Benefits in kind

Income, in the context of employment income is:

  • general earnings and
  • specific employment income.


An employee is taxable upon all income from an employment; this includes any benefit received by virtue of an office or employment. Section 62 of Income Tax (Earnings and Pensions) Act 2003 (ITEPA 2003) defines earnings as:

a) any salary, wages or fee;
b) any gratuity or other profit or incidental benefit of any kind obtained by the employee if it is money or money’s worth; or
c) anything else that constitutes an emolument of the employment.


‘Money’s worth’ means something that is:

a) of direct monetary value to the employee; or
b) capable of being converted into money or something of direct monetary value to the employee.


It is not necessary for the payments to come from the employer; the leading case on this was Calvert v Wainwright [KB 1947, 27 TC 475] where an employed taxi driver received tips from passengers. The judge held that ‘tips received by a man as a reward for services rendered, voluntary gifts made by people other than the employers, are assessable to tax as part of the profits arising out of the employment if given in the ordinary way as a reward form services’.

A professional cricketer was employed by a club in the Lancashire League, the rules of which provided for collections from spectators for meritorious performances by professional players. During the 1951 season a player received eleven collections, scoring fifty or more runs on seven occasions and taking six or more wickets on five occasions. The court held that the sums were taxable, observing that the contract of employment had provided for the collections to be made. Moorhouse v Dooland [CA 1954, 36 TC 1].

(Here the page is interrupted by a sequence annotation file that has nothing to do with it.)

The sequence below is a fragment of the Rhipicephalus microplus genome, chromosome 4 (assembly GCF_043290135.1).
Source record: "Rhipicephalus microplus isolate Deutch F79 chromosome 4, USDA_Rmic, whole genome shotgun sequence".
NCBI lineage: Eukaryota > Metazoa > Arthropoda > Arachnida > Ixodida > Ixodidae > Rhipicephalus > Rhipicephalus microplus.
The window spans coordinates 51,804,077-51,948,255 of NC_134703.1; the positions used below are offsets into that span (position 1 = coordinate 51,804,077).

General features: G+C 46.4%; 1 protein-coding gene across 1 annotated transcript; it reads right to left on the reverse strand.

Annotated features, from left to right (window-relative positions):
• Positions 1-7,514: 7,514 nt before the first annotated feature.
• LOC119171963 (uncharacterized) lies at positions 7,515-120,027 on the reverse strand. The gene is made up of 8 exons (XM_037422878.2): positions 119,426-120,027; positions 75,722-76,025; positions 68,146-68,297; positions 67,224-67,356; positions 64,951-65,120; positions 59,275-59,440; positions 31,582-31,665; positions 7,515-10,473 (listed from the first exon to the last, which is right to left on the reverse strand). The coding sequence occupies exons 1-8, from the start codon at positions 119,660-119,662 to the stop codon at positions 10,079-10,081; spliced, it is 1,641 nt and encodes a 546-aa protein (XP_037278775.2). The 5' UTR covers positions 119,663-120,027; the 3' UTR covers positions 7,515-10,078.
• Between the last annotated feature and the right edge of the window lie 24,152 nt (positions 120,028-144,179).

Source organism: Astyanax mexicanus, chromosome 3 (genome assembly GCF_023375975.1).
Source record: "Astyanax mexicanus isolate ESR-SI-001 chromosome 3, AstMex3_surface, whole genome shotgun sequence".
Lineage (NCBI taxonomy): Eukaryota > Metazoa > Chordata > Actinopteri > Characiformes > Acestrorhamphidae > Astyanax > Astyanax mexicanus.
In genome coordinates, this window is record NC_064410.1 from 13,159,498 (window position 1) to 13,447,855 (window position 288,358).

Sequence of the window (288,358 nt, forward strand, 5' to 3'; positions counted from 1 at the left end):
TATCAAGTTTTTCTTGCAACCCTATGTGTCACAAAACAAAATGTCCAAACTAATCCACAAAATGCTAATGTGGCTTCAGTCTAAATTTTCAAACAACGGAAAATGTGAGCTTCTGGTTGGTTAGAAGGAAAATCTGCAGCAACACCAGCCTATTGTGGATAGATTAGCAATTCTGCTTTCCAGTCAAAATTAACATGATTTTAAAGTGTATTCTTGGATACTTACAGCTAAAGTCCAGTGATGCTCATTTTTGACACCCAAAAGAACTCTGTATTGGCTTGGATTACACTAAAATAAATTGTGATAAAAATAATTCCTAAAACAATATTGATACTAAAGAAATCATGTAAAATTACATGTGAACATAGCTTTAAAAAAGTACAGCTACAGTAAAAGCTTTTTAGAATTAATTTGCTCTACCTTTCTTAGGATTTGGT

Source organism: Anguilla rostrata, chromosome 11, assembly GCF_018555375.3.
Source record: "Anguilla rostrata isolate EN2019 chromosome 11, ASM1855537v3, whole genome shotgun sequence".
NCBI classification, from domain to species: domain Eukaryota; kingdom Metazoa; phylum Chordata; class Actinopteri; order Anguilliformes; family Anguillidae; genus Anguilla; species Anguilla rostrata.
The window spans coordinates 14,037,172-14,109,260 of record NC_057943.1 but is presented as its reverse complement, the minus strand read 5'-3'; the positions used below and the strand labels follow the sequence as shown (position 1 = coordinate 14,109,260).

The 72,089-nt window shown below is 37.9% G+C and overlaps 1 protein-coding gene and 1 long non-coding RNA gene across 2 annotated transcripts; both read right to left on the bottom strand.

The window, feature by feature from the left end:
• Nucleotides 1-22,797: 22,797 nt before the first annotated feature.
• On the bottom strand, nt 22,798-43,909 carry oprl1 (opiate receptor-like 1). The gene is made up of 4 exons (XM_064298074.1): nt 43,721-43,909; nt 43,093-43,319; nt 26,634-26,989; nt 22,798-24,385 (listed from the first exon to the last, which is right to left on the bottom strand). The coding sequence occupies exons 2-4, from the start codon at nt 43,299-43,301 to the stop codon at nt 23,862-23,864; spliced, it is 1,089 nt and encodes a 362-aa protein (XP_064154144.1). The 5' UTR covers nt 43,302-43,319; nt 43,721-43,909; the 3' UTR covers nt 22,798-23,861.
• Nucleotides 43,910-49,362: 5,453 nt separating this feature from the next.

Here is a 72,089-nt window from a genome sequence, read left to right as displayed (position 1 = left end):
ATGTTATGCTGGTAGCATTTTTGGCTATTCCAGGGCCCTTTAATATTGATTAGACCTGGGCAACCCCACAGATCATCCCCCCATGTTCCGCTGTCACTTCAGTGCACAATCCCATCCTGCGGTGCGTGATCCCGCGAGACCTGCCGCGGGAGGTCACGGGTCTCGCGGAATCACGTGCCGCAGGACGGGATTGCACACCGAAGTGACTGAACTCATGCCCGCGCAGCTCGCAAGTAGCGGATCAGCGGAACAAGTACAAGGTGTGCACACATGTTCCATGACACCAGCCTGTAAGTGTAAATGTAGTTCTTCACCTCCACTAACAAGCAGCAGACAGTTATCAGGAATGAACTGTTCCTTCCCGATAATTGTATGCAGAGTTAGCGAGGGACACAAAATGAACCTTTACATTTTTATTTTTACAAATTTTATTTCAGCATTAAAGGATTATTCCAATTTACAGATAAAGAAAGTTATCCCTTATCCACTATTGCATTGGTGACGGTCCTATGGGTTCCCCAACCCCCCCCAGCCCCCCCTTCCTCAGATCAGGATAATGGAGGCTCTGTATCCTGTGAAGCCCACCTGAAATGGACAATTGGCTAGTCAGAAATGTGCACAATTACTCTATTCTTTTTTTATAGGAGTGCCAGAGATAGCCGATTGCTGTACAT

Compare this with Reed v Seymour, where a county cricket club designated a match as a benefit match for one of its players. The net proceeds (gate money less expenses) were invested on the player’s behalf and later paid to him. The player was assessed to tax and the case was finally decided in the House of Lords, holding that it was not remuneration for services, but a personal gift. Reed v Seymour, [HL 1927 11 TC 625].

Another case where proceeds were not deemed to be employment income involved a professional golfer, employed by a golf club. He used to bet on the results of private games of golf and usually won. He was assessed on his winnings and the court held that the winnings did not arise from his profession or vocation. Down v Compston [KB 1937 21 TC 60].


Section 63 ITEPA 2003 codifies ‘benefits’

  • Reimbursed expenses
  • Professional subscriptions
  • Mileage allowance payments
  • Credit tokens
  • Christmas parties and annual functions
  • Car fuel benefit
  • Eye tests and corrective appliances
  • Long service awards
  • Cars and fuel
  • Third party gifts
  • Van benefits
  • Compensation for loss of office
  • Interest-free or cheap loans
  • Accommodation
  • Job-related accommodation
  • Travelling and subsistence
  • Relocation expenses
  • How are benefits-in-kind calculated?
  • Meals
  • Medical check-ups and insurance
  • Mobile phones
  • Childcare provision
  • Higher v lower paid
  • Transport for disabled employees
  • Homeworkers
  • Incidental overnight expenses
  • Cycles and cyclists' safety equipment
  • Emergency vehicles
  • Scholarships
  • Parking facilities
  • Pension provisions
  • Vouchers
  • Bus services
  • Buses to shops